Sarangadhar Das, was born on 17 October 1886 in Dhenakana, Orissa. He graduated from Ravenshaw College in Cuttack and later traveled to Japan to study at the Tokyo Institute of Technology. Two years later, Das studied Sugar Technology at the University of California, Berkeley (1909).
Role in Indian Independence Movement:
Das resigned from the Congress Party to join the Socialist Party and was an active participant in the All-Orissa States’ Peoples’ Movement. The All-Orissa States’ Peoples’ Movement demanded a responsible government in all Princely States. This movement gained momentum Das’s leadership. He also worked on upliftment of tribal groups and lower caste communities.
Das was elected as the President of the Orissa and Central Provinces States Regional Council (1946-1947). He also served as the member of the Standing Committee of the All-India States People’s Conference (1939-1943) and a member of the All-India Congress Committee (1939-1945).
Contribution to Constitution Making:
Das represented the Eastern Princely States in the Assembly. He was not an active participant in the Assembly debates. However, he did make a few interventions on the control of Princely States by the President.
Das had an active political career. He served as a member of the Orissa Legislative Assembly (1946-1949) and India’s Provincial Parliament. Das was the Chairman of the Socialist Party (Utkal- 1951-1952) as well as the Deputy Leader of the Praja Socialist Party (1952-1953).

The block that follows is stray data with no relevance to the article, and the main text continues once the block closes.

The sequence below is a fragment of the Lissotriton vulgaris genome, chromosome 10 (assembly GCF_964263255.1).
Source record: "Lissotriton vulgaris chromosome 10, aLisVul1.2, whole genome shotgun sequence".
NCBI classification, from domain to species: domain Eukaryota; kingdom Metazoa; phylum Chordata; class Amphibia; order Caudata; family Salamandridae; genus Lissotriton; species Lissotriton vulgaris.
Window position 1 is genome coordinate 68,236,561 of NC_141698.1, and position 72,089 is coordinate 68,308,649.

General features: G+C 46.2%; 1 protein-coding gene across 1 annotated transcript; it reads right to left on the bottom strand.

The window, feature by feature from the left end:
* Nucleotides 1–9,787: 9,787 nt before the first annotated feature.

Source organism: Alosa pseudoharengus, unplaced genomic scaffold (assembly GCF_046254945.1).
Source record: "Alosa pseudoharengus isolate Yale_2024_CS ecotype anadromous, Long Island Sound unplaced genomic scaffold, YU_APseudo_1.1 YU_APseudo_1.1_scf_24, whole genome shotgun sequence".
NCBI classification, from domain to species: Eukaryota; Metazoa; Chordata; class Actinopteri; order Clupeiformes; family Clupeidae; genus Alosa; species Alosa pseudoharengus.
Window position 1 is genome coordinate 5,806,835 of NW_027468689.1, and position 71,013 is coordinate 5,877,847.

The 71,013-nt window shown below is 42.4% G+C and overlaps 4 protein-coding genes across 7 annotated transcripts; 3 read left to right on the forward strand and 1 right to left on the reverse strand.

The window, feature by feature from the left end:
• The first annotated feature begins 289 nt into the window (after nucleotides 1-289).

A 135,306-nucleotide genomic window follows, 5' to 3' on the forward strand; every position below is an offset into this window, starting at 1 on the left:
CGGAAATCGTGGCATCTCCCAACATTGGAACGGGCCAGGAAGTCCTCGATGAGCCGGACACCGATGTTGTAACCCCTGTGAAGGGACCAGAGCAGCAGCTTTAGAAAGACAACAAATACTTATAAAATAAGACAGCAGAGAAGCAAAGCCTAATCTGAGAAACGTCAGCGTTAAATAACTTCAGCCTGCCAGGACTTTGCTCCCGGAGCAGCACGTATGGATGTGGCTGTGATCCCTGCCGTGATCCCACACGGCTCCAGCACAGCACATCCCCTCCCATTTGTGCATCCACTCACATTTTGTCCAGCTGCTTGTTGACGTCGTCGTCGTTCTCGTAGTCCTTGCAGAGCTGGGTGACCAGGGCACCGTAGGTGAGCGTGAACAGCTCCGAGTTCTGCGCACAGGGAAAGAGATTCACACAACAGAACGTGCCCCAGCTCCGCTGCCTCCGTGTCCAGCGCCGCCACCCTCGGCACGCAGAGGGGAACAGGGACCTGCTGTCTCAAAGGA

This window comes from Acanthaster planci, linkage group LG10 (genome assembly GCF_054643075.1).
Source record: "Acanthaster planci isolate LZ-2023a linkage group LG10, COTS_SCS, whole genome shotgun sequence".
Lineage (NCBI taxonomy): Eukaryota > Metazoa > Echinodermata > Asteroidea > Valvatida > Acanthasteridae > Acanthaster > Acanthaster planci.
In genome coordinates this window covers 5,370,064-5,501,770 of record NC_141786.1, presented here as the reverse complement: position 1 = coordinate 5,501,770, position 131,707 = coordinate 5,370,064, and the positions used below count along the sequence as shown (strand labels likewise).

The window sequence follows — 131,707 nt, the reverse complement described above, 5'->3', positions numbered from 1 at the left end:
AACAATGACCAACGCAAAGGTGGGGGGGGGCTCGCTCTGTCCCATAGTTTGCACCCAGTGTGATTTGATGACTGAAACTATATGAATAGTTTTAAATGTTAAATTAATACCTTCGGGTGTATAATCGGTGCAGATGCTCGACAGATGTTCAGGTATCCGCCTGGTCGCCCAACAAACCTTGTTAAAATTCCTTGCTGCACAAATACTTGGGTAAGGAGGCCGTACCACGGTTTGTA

He passed away at the age of 70 on 19 September 1957, in Cuttack.
Das regularly wrote about various struggles of the masses in the journal Krushak. Two of his published works include “The Development of Sugar Industry in India” and “Bikaner— a Political and Economic Survey.”
Das was not a member of any Constituent Assembly Committees.
- Das objected the inclusion of Draft Article 306B (Article 371, Constitution of India 1950) which stated that the Government of a Princely State will be under the general control of the President and should comply with their general directions for a period of 10 years from the commencement of the Constitution. He argued that the Draft Article was against the principle of democracy and that such a provision could lead to bureaucratic governance.
Akshaya Kumar Patra, Socialist Movement and Sarangadhar Das, Odisha Review, April 2012.